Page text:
Red Right 88

In Cleveland, hope dies last

A Major Howler

England thought they had seen the worst when Robert Green let an easy goal roll past him in the opening game vs. the U.S.

Well, the Three Lions saved their worst for last, losing 4-1 to Germany in their first game of the knockout stage. And it wasn’t even that close.

I enjoy watching the England team because I know the players from being a fan of the Premier League. So a day after the U.S. was dumped from the World Cup, it was disappointing to see England not only go down, but do so weakly. In addition, the team’s history of painful losses is familiar enough to Cleveland fans that they have a special place in my sporting heart.

Sunday’s game probably brings an end to the Golden Generation of English football, an era that was marked more by disappointment than joy. It’s very likely we’ve seen the last, or are nearing the end, of Steven Gerrard, Frank Lampard, John Terry, Rio Ferdinand, David Beckham, etc., that held so much promise nine years ago.

And the English are left to wonder, once again, why they can’t find a decent goalkeeper. It’s funny, the Americans are derided as being second-class citizens on the world stage, but they usually are backed by a top-notch goalkeeper.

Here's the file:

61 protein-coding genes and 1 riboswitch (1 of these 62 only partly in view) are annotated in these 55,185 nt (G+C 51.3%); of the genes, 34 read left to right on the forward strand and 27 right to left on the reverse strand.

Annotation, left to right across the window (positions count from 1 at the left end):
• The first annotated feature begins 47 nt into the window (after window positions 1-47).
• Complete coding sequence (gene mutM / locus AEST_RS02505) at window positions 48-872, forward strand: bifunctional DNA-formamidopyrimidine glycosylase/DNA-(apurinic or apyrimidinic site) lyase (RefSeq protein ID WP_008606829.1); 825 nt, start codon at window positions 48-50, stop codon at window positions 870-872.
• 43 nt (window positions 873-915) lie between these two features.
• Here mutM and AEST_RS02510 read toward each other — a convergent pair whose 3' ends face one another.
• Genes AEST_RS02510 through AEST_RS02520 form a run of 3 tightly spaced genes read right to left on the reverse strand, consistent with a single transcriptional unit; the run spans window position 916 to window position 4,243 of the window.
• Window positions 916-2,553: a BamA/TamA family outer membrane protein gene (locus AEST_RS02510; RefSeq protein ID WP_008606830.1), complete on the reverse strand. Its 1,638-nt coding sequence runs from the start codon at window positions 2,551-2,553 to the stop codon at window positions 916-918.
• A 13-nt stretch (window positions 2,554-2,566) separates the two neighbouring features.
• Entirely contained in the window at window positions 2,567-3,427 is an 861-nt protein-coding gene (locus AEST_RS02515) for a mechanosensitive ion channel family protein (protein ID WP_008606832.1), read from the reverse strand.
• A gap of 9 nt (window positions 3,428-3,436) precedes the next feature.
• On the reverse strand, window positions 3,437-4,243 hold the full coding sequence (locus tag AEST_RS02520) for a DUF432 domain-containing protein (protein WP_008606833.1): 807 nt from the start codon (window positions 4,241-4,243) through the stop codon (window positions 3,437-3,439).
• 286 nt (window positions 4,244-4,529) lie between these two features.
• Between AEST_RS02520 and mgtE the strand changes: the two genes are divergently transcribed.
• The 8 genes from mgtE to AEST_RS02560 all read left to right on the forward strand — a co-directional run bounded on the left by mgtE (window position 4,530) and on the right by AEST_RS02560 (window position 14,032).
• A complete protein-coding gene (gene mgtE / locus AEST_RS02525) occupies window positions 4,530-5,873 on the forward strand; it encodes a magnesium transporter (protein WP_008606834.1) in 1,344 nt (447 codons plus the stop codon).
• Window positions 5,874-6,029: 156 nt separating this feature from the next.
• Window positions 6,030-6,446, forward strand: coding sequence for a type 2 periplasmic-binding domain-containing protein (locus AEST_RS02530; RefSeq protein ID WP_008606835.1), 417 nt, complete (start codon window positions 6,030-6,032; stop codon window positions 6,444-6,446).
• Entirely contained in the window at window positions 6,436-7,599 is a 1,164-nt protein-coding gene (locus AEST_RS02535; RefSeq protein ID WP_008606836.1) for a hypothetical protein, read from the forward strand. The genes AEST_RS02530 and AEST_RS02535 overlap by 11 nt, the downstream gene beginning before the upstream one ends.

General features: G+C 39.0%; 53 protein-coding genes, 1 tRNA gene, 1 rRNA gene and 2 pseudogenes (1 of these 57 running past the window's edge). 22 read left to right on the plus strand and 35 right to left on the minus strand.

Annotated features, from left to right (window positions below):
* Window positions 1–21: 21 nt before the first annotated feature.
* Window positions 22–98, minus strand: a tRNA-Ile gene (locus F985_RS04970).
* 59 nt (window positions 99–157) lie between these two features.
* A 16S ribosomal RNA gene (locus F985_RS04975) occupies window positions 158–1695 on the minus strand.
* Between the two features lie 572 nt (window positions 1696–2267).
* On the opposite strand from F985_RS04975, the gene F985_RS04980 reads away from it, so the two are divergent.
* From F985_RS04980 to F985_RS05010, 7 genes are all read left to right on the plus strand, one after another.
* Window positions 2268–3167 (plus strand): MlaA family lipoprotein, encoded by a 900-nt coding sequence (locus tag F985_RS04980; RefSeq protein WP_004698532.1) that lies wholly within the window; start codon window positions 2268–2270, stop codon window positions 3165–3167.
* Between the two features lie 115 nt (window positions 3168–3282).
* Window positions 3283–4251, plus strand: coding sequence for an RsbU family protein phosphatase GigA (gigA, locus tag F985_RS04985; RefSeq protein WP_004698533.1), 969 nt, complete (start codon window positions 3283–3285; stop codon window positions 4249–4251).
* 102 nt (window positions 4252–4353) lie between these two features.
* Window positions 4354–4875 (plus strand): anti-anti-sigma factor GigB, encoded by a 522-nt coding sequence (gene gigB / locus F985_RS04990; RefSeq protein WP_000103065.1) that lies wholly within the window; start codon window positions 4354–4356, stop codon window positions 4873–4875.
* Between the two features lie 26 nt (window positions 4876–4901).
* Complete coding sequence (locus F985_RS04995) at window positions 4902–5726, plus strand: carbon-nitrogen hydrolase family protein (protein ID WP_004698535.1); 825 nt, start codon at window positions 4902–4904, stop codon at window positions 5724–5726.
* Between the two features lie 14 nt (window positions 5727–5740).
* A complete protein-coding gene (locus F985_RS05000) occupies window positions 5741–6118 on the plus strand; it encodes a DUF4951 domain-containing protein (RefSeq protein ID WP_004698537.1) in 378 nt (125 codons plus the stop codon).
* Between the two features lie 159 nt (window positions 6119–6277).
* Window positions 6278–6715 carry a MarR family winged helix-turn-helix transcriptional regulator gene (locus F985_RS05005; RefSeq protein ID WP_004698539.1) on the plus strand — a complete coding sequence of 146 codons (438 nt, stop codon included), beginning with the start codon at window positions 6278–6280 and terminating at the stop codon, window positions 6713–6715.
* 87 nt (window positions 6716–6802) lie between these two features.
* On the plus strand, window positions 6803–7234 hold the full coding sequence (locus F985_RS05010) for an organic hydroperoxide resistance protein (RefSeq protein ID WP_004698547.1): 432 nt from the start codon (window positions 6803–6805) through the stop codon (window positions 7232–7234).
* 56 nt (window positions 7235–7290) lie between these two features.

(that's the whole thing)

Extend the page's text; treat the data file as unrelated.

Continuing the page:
England’s media is out in full force, with The Sun going with the headline “Franks for nothing – Fabio’s flops are battered in Bloemfontein.” The Mirror made a dig about Frank Lampard’s disallowed goal, with the headline “Three Lions Muller-ed by Germans … and the ref.” The Daily Mail went with the wordy “At least the sun’s still shining. Germany crush toothless England 4-1 (with a LOT of help from a short-sighted Uruguayan linesman).” Finally, The Times checks in with “Abject England crash out.”

Makes me wish the local papers were as clever with their coverage of the Indians, Browns & Cavs.

And while it may not have impacted the final outcome – but who knows, really? – Lampard’s disallowed goal, which was clearly over the line – as well as the missed offside on Argentina’s opening goal in the second game, leave FIFA with egg on its face and a lot of explaining to do. (Let’s not even get started on the refs in the USA games). Somebody needs to wake Sepp Blatter up and make him understand these kinds of mistakes are not entertaining to fans and don’t make for good sport.

“It is often the case that, even after slow-motion replay, 10 different experts will have 10 different opinions on what the decision should have been,” Blatter has said. “Fans love to debate any given incident in a game. It is part of the human nature of our sport.”

Sorry, Sepp, but that ain’t right.

You have to wonder how Jorge Larrionda was even on the field as an official, as this is not the first major error he’s made. He was suspended by his country’s Football Association for “irregularities in a match between Brazil and Columbia; in this year’s World Cup he failed to catch Tim Cahill’s handball for Australia which ended up keeping Serbia from advancing; and he has the highest red card per match ration in international matches.

In other words, this guy is no Jim Joyce.

Finally, if losing wasn’t bad enough, a French politician is blaming England for Les Blues’s exit in the group stage.

You gotta love the World Cup.

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